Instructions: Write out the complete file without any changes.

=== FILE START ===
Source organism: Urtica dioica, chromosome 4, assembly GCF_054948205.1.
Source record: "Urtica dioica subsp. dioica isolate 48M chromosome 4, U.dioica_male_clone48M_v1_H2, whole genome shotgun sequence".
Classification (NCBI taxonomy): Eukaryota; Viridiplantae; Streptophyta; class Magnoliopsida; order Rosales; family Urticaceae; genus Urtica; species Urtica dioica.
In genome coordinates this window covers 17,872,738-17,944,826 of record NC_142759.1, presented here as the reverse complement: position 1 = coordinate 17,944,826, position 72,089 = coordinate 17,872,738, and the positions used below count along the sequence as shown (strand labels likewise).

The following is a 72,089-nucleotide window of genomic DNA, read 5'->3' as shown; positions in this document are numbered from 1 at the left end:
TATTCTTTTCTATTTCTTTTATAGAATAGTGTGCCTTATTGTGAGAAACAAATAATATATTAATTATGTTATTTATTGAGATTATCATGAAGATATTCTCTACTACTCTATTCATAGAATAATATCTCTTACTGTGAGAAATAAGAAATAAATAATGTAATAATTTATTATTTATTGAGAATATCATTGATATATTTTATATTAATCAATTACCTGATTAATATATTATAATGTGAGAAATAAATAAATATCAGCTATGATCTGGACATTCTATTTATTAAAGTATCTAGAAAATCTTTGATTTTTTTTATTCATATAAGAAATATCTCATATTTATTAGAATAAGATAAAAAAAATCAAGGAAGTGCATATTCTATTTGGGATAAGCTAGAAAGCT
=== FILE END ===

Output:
Source organism: Urtica dioica, chromosome 4, assembly GCF_054948205.1.
Source record: "Urtica dioica subsp. dioica isolate 48M chromosome 4, U.dioica_male_clone48M_v1_H2, whole genome shotgun sequence".
Classification (NCBI taxonomy): Eukaryota; Viridiplantae; Streptophyta; class Magnoliopsida; order Rosales; family Urticaceae; genus Urtica; species Urtica dioica.
In genome coordinates this window covers 17,872,738-17,944,826 of record NC_142759.1, presented here as the reverse complement: position 1 = coordinate 17,944,826, position 72,089 = coordinate 17,872,738, and the positions used below count along the sequence as shown (strand labels likewise).

The following is a 72,089-nucleotide window of genomic DNA, read 5'->3' as shown; positions in this document are numbered from 1 at the left end:
TATTCTTTTCTATTTCTTTTATAGAATAGTGTGCCTTATTGTGAGAAACAAATAATATATTAATTATGTTATTTATTGAGATTATCATGAAGATATTCTCTACTACTCTATTCATAGAATAATATCTCTTACTGTGAGAAATAAGAAATAAATAATGTAATAATTTATTATTTATTGAGAATATCATTGATATATTTTATATTAATCAATTACCTGATTAATATATTATAATGTGAGAAATAAATAAATATCAGCTATGATCTGGACATTCTATTTATTAAAGTATCTAGAAAATCTTTGATTTTTTTTATTCATATAAGAAATATCTCATATTTATTAGAATAAGATAAAAAAAATCAAGGAAGTGCATATTCTATTTGGGATAAGCTAGAAAGCT